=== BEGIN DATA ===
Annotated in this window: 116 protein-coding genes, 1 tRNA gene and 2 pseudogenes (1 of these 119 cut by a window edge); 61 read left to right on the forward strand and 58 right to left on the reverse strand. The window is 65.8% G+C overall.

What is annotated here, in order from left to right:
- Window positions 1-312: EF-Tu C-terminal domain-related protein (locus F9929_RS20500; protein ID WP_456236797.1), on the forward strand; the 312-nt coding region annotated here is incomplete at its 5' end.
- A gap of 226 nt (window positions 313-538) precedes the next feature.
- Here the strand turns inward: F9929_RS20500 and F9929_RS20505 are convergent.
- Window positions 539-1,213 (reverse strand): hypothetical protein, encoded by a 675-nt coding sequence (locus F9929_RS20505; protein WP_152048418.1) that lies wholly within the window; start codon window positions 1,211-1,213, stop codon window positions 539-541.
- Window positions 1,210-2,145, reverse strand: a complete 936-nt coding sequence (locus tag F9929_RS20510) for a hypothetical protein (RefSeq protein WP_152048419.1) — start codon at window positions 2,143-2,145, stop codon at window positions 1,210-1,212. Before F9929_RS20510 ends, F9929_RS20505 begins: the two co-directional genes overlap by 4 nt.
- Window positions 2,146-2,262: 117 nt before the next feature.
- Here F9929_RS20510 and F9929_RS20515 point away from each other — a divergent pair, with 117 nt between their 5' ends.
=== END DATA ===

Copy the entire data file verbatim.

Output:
Annotated in this window: 116 protein-coding genes, 1 tRNA gene and 2 pseudogenes (1 of these 119 cut by a window edge); 61 read left to right on the forward strand and 58 right to left on the reverse strand. The window is 65.8% G+C overall.

What is annotated here, in order from left to right:
- Window positions 1-312: EF-Tu C-terminal domain-related protein (locus F9929_RS20500; protein ID WP_456236797.1), on the forward strand; the 312-nt coding region annotated here is incomplete at its 5' end.
- A gap of 226 nt (window positions 313-538) precedes the next feature.
- Here the strand turns inward: F9929_RS20500 and F9929_RS20505 are convergent.
- Window positions 539-1,213 (reverse strand): hypothetical protein, encoded by a 675-nt coding sequence (locus F9929_RS20505; protein WP_152048418.1) that lies wholly within the window; start codon window positions 1,211-1,213, stop codon window positions 539-541.
- Window positions 1,210-2,145, reverse strand: a complete 936-nt coding sequence (locus tag F9929_RS20510) for a hypothetical protein (RefSeq protein WP_152048419.1) — start codon at window positions 2,143-2,145, stop codon at window positions 1,210-1,212. Before F9929_RS20510 ends, F9929_RS20505 begins: the two co-directional genes overlap by 4 nt.
- Window positions 2,146-2,262: 117 nt before the next feature.
- Here F9929_RS20510 and F9929_RS20515 point away from each other — a divergent pair, with 117 nt between their 5' ends.